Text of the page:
Windows Phone 7 review: First look and hands-on

Microsoft's attempt to reclaim lost mobile market share

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Hands-on with Microsofts new mobile OS, Windows Phone 7

Microsoft appears to have re-found its footing in the mobile market thanks to its upcoming Windows Phone 7 operating system.

Windows Phone 7 marks a breakthrough for Microsoft as it looks to reinvent its portable device offerings following a run of disappointing mobile operating systems in Windows Mobile, something that the company has openly acknowledged saying: “In Windows Mobile, the user experience was not exactly the hallmark of that platform.”

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On first impressions, however, the new OS certainly rectifies these user interface issue with an entirely redesigned slick, sleek and intuitive user experience that revolves around what Microsoft is referring to as interactive ‘hubs’. These hubs display dynamically updated content direct from the cloud to offer a selection of information to users without having to enter the full programme or application.

Whilst these hubs can be created and expanded by developers, something that presents numerous exciting possibilities, all Windows Phone 7 handsets will come preloaded with six standard hubs entitled People, Games, Pictures, Music and Videos, Market Place and Microsoft Office.

Microsoft is hoping that these hubs will rival the static app icons seen on such handsets as Apple’s range of iPhones by bringing content direct to the foreground. On this, Microsoft’s senior spokesperson, Greg Sullivan said: “The idea is that it is all about the content. It’s really about making the content the hero of the interface.”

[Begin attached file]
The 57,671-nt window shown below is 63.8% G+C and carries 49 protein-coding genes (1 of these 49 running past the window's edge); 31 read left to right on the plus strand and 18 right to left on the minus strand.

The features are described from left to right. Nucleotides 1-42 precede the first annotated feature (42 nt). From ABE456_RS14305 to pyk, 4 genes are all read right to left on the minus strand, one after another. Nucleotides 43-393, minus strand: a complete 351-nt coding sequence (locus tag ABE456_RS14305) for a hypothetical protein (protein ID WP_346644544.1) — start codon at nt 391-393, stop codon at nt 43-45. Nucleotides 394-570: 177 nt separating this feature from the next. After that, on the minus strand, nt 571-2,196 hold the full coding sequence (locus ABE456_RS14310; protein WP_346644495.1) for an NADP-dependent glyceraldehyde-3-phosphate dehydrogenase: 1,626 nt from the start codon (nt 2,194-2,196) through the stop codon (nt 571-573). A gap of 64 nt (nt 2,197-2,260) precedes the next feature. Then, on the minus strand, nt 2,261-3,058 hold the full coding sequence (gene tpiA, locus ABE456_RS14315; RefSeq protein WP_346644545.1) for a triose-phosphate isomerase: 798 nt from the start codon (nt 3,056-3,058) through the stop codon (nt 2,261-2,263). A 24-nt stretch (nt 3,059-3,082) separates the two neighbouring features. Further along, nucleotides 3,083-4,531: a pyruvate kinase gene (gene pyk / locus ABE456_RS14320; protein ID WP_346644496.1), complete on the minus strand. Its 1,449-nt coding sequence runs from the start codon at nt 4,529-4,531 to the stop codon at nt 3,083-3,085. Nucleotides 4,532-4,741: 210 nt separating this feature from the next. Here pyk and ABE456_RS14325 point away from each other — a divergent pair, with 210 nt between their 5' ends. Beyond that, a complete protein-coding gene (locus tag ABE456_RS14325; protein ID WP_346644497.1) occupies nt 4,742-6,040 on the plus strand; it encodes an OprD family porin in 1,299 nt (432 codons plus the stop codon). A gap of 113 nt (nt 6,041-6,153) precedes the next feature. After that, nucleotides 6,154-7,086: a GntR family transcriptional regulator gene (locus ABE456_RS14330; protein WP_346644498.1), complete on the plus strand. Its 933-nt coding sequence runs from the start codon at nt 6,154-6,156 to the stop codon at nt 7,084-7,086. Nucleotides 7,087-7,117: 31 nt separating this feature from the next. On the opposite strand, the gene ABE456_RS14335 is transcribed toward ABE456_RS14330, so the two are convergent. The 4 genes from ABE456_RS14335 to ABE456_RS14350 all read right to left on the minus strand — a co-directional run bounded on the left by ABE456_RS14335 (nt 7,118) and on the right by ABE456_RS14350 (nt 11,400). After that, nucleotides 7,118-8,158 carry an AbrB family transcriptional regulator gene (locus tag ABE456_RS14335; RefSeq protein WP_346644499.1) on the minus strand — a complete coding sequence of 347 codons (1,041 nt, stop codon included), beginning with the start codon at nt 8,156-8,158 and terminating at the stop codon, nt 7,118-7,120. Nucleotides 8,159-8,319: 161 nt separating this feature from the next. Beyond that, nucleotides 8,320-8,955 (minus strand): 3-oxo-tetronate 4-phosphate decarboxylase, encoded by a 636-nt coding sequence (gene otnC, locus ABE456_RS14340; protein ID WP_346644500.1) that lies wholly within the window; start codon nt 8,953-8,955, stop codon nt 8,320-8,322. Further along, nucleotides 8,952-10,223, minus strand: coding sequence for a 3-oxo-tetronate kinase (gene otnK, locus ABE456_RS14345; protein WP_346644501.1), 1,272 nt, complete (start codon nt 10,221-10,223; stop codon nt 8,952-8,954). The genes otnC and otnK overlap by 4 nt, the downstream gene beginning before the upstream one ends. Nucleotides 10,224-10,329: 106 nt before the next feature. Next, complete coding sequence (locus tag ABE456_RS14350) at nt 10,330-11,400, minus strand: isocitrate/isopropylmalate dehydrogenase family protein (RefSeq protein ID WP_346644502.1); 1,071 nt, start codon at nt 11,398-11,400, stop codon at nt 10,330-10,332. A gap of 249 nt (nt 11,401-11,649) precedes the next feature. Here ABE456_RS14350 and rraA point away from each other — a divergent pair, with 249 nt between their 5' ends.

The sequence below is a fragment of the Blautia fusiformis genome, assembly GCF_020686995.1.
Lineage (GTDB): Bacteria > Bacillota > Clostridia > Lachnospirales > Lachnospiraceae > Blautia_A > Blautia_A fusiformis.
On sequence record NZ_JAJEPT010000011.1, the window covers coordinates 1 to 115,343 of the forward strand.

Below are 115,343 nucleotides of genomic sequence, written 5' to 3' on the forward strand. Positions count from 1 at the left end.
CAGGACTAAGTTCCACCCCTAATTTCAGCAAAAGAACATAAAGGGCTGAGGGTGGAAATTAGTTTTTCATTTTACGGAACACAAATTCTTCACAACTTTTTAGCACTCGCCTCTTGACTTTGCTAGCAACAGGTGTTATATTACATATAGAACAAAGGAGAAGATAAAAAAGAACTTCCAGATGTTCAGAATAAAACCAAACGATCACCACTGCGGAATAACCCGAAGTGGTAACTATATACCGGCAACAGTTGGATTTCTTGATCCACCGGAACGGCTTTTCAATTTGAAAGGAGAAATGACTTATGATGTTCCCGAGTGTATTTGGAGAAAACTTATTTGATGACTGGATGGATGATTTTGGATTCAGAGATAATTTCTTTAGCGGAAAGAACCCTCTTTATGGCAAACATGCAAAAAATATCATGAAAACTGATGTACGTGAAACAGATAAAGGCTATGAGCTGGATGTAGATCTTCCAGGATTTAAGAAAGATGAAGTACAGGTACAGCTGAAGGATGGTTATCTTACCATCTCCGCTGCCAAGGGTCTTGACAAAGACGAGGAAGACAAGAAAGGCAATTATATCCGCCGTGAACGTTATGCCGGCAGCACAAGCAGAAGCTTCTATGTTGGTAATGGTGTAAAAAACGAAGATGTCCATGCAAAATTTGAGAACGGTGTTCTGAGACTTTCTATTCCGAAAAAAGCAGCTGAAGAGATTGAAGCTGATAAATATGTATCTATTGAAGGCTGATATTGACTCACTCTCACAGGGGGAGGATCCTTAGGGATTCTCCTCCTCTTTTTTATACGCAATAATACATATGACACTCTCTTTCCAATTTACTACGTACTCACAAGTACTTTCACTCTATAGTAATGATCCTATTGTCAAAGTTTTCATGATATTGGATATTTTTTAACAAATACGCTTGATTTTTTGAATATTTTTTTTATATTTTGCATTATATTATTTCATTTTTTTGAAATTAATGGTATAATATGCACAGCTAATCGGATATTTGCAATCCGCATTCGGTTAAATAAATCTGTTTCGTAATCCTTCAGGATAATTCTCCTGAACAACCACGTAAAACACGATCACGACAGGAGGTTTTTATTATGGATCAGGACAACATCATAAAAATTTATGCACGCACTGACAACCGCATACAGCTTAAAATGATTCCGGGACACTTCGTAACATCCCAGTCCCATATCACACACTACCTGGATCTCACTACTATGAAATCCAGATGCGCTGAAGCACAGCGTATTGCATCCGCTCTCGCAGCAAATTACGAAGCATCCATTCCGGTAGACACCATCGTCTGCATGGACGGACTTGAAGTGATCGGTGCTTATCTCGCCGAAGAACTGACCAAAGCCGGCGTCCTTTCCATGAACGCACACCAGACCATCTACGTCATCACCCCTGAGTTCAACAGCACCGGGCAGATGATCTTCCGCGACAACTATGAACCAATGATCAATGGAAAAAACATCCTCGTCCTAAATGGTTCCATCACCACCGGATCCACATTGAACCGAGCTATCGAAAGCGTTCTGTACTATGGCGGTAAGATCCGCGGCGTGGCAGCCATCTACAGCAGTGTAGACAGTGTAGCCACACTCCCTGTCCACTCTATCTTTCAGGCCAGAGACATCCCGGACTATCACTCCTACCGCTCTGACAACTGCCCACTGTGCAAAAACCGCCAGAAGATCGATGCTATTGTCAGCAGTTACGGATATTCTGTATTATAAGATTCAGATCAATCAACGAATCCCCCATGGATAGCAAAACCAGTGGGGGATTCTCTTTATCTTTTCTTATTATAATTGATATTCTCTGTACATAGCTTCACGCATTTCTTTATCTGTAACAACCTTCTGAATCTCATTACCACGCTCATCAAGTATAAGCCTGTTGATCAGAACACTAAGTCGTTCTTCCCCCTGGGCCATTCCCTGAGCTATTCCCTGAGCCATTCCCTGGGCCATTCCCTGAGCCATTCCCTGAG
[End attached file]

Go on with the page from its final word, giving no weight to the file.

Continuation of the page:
Through the hubs, Microsoft appears to achieve this. Not only bringing a new take to a slowly stagnating pool of smartphone user interfaces but achieves the “Quality experience associated with the Windows phone brand” outlined by Sullivan as the company’s target.

Gaming fans will be happy to hear that Microsoft will also fully integrate Xbox Live with the Windows Phone 7 gaming experience. Gamer tags and avatars all appear on the new OS in a reformed gaming system that allows for achievements, spotlight and numerous other crossovers from the Xbox’s online home gaming platform.

Control wise, all Windows Phone 7 will host the same three buttons as standard, a ‘back’ button, ‘start/home’ button and a ‘search’ button. That isn’t where the similarities end though. Sullivan declared that all Windows Phone 7 handsets available at launch will fulfil a strict set of minimum credentials that include “A capacitive multitouch WVGA display, 1GHz or greater processor, and a 5-megapixel or greater camera.”

From first impressions, Windows Phone 7 looks not only like a major step forward for Microsoft and its dwindling share of the smartphone market but a serious challenger to the current dominance of Apple and Google Android powered devices.

Although confirming the new operating system would be landing in devices before the Christmas period, Microsoft was remaining tight-lipped during the hands-on as to a precise launch date for Windows Phone 7.

To make sure you don’t miss any updates to Windows Phone 7 and its date of arrival; stay tuned to and the T3 Twitter and Facebook feeds for all the latest news and reviews of Microsoft’s upcoming mobile OS.